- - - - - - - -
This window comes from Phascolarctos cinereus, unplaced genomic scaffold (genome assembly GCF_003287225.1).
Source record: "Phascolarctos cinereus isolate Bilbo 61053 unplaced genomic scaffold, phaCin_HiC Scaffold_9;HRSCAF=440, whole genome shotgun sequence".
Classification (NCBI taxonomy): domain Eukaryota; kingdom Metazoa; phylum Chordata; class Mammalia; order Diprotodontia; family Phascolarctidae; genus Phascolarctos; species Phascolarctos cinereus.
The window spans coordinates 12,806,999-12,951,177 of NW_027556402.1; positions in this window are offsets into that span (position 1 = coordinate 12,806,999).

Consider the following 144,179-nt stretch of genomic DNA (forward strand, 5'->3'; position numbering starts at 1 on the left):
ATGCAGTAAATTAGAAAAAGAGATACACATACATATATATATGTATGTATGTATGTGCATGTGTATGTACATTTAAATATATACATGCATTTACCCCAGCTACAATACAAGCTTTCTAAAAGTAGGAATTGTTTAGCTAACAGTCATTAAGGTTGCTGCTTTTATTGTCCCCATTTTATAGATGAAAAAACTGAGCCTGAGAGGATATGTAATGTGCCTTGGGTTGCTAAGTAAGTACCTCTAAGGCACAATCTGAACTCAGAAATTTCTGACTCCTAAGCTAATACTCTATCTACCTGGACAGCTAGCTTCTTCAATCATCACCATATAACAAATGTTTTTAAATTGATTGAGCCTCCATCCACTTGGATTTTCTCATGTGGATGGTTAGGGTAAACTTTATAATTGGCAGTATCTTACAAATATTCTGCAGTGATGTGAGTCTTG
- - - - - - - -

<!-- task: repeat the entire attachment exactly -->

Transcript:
This window comes from Phascolarctos cinereus, unplaced genomic scaffold (genome assembly GCF_003287225.1).
Source record: "Phascolarctos cinereus isolate Bilbo 61053 unplaced genomic scaffold, phaCin_HiC Scaffold_9;HRSCAF=440, whole genome shotgun sequence".
Classification (NCBI taxonomy): domain Eukaryota; kingdom Metazoa; phylum Chordata; class Mammalia; order Diprotodontia; family Phascolarctidae; genus Phascolarctos; species Phascolarctos cinereus.
The window spans coordinates 12,806,999-12,951,177 of NW_027556402.1; positions in this window are offsets into that span (position 1 = coordinate 12,806,999).

Consider the following 144,179-nt stretch of genomic DNA (forward strand, 5'->3'; position numbering starts at 1 on the left):
ATGCAGTAAATTAGAAAAAGAGATACACATACATATATATATGTATGTATGTATGTGCATGTGTATGTACATTTAAATATATACATGCATTTACCCCAGCTACAATACAAGCTTTCTAAAAGTAGGAATTGTTTAGCTAACAGTCATTAAGGTTGCTGCTTTTATTGTCCCCATTTTATAGATGAAAAAACTGAGCCTGAGAGGATATGTAATGTGCCTTGGGTTGCTAAGTAAGTACCTCTAAGGCACAATCTGAACTCAGAAATTTCTGACTCCTAAGCTAATACTCTATCTACCTGGACAGCTAGCTTCTTCAATCATCACCATATAACAAATGTTTTTAAATTGATTGAGCCTCCATCCACTTGGATTTTCTCATGTGGATGGTTAGGGTAAACTTTATAATTGGCAGTATCTTACAAATATTCTGCAGTGATGTGAGTCTTG